Animal caretakers at Wolf Haven follow a stringent protocol to prepare wolves for life in the wild. Visitors never see — much less touch — wolves destined for release. Staff are permitted in the pre-release area only to provide food and water and perform maintenance on the enclosure. Remote cameras allow staff to monitor the animals without interacting with them. As Spencer put it: “These wolves must retain their innate wariness of humans. A habituated wolf (in the wild) is a dead wolf.”
Wolf Haven’s conservation director, Linda Saunders, is playing a key role in composing Washington’s wild-wolf management plan. And like Mission: Wolf, Wolf Haven uses only rescued wolves for its education program. On the Wolf Haven tours I took, there were no tricks, no treats, no petting — and nobody minded. We walked from one enclosure to the next as the guide discussed rancher-wolf conflicts in the West and explained the wolf ‘s role in the ecosystem, using a flip chart to show its historic range and positive effect on vegetation health. Without any prompting, the wolves started up a chorus of howling. When a tourist asked the guide how often wild wolves eat, I realized how little people really know about these animals. The guide explained that wolves succeed in killing prey only one out of every 10 tries. The group nodded with new appreciation. To learn something about the wolf is to begin to value it.
Other captive-wolf operations are considering changing their practices to better help wild wolves. Chris Anderson, president and CEO of Idaho’s WERC, questions the tour-and-gift-shop model. “If I wanted to start a T-shirt business, I could do it a lot more effectively,” he says. Anderson is working toward virtual education. Instead of hosting 2,000 visitors each summer, he thinks he can educate 2,000 people a day through the Internet, setting up a webcam in the wolf enclosure. All of WERC’s wolves are rescued animals, and Anderson wants his operation to play an active role in resolving the conflict between ranchers and wolf advocates in the Pacific Northwest.
I met my own wolf-dog, Inyo, when she was one breath old. I had just escaped from an abusive relationship, and I invested that tiny creature with all the power of popular myth. I believed that wolf-dogs were more protective and loyal than “ordinary” dogs, so I imagined that Inyo would protect me from anyone who wanted to hurt me. But even before her eyes had opened, Inyo was struggling, hell for leather, and didn’t want to be held by any human. As she grew up, she got more determined to explore her environment and run free.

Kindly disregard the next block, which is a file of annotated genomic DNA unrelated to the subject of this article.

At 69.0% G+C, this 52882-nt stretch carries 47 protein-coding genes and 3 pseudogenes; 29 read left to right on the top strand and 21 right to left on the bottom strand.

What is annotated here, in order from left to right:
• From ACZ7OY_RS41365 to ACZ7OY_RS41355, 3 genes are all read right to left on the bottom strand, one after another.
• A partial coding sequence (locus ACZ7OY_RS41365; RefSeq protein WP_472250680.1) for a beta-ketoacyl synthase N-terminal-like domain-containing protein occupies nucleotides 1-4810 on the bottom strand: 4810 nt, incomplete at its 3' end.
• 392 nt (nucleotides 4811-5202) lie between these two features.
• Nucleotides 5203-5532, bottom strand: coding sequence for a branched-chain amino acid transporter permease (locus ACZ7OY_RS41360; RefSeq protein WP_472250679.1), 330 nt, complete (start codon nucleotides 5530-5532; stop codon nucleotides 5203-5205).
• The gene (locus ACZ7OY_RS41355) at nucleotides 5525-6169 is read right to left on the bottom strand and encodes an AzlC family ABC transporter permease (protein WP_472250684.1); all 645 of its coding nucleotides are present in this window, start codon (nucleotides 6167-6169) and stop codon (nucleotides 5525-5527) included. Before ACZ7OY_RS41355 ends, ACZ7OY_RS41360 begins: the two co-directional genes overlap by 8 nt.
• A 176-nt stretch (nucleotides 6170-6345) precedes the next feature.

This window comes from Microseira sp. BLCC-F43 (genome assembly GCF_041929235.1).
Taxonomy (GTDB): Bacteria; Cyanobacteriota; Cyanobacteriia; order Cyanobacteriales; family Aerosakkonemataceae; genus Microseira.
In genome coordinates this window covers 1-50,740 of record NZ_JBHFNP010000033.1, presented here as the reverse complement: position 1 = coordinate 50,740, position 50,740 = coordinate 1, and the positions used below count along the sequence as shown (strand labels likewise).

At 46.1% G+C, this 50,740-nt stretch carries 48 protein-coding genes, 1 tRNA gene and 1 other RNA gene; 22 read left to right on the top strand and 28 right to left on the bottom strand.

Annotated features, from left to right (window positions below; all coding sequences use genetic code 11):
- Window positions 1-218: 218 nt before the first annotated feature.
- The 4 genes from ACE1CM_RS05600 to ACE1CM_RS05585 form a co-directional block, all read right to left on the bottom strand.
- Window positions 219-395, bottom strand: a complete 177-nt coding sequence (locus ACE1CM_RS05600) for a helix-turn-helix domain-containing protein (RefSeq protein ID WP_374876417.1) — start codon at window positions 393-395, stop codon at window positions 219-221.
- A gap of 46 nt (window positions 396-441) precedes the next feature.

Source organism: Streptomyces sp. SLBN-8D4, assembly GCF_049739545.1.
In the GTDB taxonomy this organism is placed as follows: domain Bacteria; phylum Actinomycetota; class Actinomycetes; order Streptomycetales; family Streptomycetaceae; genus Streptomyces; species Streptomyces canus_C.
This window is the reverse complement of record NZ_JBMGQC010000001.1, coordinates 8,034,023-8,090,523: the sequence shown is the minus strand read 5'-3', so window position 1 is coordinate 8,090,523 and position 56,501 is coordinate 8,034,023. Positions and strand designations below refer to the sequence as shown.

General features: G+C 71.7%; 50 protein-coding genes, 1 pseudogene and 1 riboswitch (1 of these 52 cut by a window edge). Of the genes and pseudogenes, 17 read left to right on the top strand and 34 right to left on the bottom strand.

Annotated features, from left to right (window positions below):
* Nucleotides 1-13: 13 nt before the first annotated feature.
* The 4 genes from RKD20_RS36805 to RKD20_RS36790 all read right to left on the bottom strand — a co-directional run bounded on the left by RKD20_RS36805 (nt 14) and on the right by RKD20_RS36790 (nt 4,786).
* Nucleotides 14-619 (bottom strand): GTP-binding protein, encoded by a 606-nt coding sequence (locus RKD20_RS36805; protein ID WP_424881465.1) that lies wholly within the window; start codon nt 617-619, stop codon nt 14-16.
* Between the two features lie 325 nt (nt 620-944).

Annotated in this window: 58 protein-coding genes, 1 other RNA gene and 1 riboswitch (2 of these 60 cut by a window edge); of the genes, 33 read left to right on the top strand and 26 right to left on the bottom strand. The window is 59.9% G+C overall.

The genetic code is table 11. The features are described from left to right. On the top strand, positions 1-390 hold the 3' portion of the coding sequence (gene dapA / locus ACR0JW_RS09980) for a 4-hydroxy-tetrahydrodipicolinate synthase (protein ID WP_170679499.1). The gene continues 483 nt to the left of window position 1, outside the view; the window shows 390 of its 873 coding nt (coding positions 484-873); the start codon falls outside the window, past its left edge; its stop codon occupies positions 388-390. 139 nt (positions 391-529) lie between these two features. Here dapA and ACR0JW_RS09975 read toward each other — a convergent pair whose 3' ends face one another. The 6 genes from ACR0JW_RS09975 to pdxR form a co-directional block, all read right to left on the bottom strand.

In my arms, in my house, or in a kennel, living in Tucson and then the Reno area, Inyo could not stand confinement, period. She climbed electrified fence, gnawed through heavy-gauge chainlink and my front door, ripped through drywall and insulation. Out now! I thought she loved me in her way, but she was always trying to leave, and I didn’t know why.
Scientific research told me she was an animal compelled by instinct to be free and constantly traveling over new terrain. A graceful athlete and great partner on wilderness or rock-climbing adventures, she was miserable in the everyday life of city neighborhoods, “¦
After Inyo’s death, haunted by her drive to be free, I learned all I could about captive wolves. Now I do whatever I can to help ease the way for wild wolves in my home state of Oregon. That includes supporting the kind of operations where dedicated staff work to make sure that the life sentences of their captive wolves help serve their wild relatives.
I’ve learned that we need accurate scientific information in order to treat wild animals humanely. And I’ve also learned that, with canines, there is a simple credo: If you love dogs, you keep them close. But if you love wolves, you leave them wild.
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To learn more about the facilities helping to recover the Mexican gray wolf, click here.